There are very few “artists” and it is said that there are only one or two in a generation of chefs — talking about the Michelin stars here. These contrived meals that you had are by those restaurateurs who feel compelled by “fashion” to cook outside of their passion and expertise. I think we search for authenticity and cooking with love. Love is evident in the food. It is unfortunate that even one meal is wasted with such short time in a place where there are fond memories at table. Firstly, do those people who made those recommendations know your taste? Secondly, one must look up the menues to verify if it is a restaurant of interest. You are searching for food at it’s essence cooked from heart and hearth, non?
As for what I prefer — food that is real; a warm and inviting dining experience filled with good chat, laughter and wonder-full wine. I am less inclined to dining as theatre. Whether fancy or rustic it must be very good.
I can only read and appreciate Mark on mediterranean and France.
But dollar night at Welch’s brought out mine memories: Sunday night at Horn and Hardart in Philadelphia during the War and right after it. My family was kosher so it was no meat. Mashed potatoes, no gravy, harvard beets, rolls and butter topped off with chocolate milk, custard pie and chocolate ice cream. I think it was 55 cents.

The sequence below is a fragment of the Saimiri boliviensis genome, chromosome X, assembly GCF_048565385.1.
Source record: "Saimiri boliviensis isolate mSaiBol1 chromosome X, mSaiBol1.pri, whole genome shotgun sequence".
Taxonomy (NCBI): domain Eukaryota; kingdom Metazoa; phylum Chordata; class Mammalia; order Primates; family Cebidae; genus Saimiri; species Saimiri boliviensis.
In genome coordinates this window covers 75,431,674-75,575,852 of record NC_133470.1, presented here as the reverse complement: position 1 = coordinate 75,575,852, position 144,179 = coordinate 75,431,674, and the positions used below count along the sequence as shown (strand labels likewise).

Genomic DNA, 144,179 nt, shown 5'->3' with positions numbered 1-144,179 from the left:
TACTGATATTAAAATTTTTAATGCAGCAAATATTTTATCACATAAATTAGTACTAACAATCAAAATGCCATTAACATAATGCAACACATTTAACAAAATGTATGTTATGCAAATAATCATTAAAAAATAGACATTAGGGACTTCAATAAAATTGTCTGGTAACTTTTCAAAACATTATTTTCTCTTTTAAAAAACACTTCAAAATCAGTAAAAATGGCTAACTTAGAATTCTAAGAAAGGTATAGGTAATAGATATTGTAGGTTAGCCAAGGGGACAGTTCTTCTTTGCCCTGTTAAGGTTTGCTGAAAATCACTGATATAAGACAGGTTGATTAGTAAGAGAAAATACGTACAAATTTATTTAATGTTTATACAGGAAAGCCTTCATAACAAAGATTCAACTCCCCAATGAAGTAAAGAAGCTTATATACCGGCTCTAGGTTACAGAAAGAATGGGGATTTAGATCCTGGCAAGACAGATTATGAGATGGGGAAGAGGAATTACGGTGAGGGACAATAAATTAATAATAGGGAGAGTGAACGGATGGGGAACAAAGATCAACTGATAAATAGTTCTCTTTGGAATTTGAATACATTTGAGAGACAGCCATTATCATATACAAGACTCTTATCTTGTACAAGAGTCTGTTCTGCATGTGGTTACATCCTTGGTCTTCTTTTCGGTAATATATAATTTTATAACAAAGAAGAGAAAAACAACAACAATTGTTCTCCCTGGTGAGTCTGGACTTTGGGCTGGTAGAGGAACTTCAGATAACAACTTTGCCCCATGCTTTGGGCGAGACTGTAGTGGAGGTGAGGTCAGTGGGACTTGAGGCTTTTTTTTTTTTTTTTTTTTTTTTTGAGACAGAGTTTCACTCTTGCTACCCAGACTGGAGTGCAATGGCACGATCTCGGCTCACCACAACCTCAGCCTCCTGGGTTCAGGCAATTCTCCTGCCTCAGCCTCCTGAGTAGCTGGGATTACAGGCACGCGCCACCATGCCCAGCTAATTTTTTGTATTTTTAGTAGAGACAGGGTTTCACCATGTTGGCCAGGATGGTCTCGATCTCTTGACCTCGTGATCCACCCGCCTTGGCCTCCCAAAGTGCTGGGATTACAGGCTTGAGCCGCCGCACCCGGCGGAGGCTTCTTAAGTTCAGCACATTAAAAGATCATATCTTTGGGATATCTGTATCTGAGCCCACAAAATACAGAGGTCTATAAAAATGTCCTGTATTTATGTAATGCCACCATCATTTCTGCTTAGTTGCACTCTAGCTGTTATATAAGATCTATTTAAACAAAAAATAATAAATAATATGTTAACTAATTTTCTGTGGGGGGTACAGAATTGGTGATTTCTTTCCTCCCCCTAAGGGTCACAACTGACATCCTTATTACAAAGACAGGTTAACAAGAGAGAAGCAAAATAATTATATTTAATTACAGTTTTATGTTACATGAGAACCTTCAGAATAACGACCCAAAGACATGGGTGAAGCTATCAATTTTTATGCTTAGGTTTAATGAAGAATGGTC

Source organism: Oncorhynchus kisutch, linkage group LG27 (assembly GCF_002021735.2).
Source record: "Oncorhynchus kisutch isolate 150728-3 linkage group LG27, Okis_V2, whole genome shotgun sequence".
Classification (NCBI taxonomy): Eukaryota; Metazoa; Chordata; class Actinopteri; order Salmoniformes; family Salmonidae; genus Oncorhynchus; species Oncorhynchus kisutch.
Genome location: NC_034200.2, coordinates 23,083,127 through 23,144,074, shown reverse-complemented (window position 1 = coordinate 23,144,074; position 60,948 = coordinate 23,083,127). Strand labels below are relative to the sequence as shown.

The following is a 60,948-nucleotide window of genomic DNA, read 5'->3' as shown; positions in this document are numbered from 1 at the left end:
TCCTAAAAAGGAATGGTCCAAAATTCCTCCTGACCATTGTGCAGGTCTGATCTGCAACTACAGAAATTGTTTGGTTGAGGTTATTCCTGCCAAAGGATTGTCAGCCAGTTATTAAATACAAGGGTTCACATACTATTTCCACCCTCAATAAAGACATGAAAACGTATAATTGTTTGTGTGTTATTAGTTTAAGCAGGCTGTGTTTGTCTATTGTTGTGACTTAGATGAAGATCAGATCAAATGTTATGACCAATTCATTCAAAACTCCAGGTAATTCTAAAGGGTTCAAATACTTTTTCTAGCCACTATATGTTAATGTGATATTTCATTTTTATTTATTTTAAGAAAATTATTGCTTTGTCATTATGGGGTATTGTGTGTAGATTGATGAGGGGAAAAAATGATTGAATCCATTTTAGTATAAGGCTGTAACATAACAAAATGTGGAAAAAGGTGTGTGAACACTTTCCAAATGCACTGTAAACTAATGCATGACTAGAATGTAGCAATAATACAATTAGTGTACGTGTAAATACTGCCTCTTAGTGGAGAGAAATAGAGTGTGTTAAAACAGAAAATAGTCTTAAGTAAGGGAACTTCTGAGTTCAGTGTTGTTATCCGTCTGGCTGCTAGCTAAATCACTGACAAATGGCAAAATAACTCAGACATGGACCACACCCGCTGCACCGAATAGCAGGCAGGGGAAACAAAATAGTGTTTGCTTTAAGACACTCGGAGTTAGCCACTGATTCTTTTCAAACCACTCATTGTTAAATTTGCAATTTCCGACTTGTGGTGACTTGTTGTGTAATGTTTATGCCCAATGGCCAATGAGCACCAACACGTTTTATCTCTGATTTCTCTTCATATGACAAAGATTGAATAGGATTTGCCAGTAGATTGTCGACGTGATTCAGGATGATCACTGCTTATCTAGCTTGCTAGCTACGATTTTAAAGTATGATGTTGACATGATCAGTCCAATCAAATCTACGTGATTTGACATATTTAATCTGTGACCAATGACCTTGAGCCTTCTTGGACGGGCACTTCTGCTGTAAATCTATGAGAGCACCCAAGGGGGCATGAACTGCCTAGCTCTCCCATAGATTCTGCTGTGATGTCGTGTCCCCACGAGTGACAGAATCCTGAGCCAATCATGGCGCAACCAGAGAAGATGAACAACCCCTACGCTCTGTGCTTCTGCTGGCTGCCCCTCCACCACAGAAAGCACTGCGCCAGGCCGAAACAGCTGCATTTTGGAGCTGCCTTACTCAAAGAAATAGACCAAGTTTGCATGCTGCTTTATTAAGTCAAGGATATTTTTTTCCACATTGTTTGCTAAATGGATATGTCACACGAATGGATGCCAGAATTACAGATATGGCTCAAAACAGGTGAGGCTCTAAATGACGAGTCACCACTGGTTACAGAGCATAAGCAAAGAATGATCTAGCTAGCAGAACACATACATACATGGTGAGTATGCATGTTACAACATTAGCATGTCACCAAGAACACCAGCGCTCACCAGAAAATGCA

France seems to me to have lost its way in the world of food. It now leads in Europe for what we know as Industrial Agriculture. It is the leader in the development of Hypermarkets, not just in Europe, but in the world. These things destroy the fabric of rural life, and without that fabric, those little cozy places, and good honest fare, disappear from the landscape. Twenty years ago you could even get good food at service stations on the highway. Today, everything is shrink-wrapped and shipped in.
If you still want to eat the way nostalgia dictates, the only options are Italy and Spain, which for a variety of reasons, part of it related to the terrain (not conducive to industrial agriculture), strength of family, importance of food and dining together as the glue of the family…Even in these places, times are changing.
France, sadly, is no longer a great place to eat. If you want to eat good, old-fashioned French food, nowadays you need to cook it yourself.
One thing I noticed also about modern versus traditional food are the names or identities. In your last photo, anyone can probably guess that the one on the right is most likely some hearty meat stew but I couldn’t tell what the dish on the left might be. Traditional food are easier to identify like the classics, cassoulet, beef bourguignon, steak frites, paella, risotto, etc. Modern food names seem to be all over the place and this is perhaps because there are so many components of the dish. Or chefs want to emphasize the ingredients that make the dish great or wonderful? Today, cassoulet and others are considered to be classic dishes. Fifty years from now, how would that generation refer to dishes today or in the past? The cassoulet I bet will still be a classic but what about the “asparagus braised in pig’s bladder with potato and black truffle” or the “sunflower braised with green tomato and sunflower sprouts”?
If the food is good, why is artistry necessary?